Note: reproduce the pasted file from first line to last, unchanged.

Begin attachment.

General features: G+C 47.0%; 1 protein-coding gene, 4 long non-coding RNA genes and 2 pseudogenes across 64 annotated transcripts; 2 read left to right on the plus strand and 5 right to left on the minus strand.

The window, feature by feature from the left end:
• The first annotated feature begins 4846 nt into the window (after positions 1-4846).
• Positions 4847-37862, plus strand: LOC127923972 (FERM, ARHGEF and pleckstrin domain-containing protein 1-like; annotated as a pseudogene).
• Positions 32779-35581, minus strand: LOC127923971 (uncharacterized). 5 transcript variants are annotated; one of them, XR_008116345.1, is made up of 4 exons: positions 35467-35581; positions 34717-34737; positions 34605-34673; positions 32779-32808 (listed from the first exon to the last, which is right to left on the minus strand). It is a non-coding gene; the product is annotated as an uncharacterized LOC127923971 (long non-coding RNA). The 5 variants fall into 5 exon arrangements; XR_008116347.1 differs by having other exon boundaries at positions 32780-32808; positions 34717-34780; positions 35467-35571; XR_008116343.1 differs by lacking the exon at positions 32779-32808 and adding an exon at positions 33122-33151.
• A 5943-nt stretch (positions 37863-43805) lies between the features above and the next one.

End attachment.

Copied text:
General features: G+C 47.0%; 1 protein-coding gene, 4 long non-coding RNA genes and 2 pseudogenes across 64 annotated transcripts; 2 read left to right on the plus strand and 5 right to left on the minus strand.

The window, feature by feature from the left end:
• The first annotated feature begins 4846 nt into the window (after positions 1-4846).
• Positions 4847-37862, plus strand: LOC127923972 (FERM, ARHGEF and pleckstrin domain-containing protein 1-like; annotated as a pseudogene).
• Positions 32779-35581, minus strand: LOC127923971 (uncharacterized). 5 transcript variants are annotated; one of them, XR_008116345.1, is made up of 4 exons: positions 35467-35581; positions 34717-34737; positions 34605-34673; positions 32779-32808 (listed from the first exon to the last, which is right to left on the minus strand). It is a non-coding gene; the product is annotated as an uncharacterized LOC127923971 (long non-coding RNA). The 5 variants fall into 5 exon arrangements; XR_008116347.1 differs by having other exon boundaries at positions 32780-32808; positions 34717-34780; positions 35467-35571; XR_008116343.1 differs by lacking the exon at positions 32779-32808 and adding an exon at positions 33122-33151.
• A 5943-nt stretch (positions 37863-43805) lies between the features above and the next one.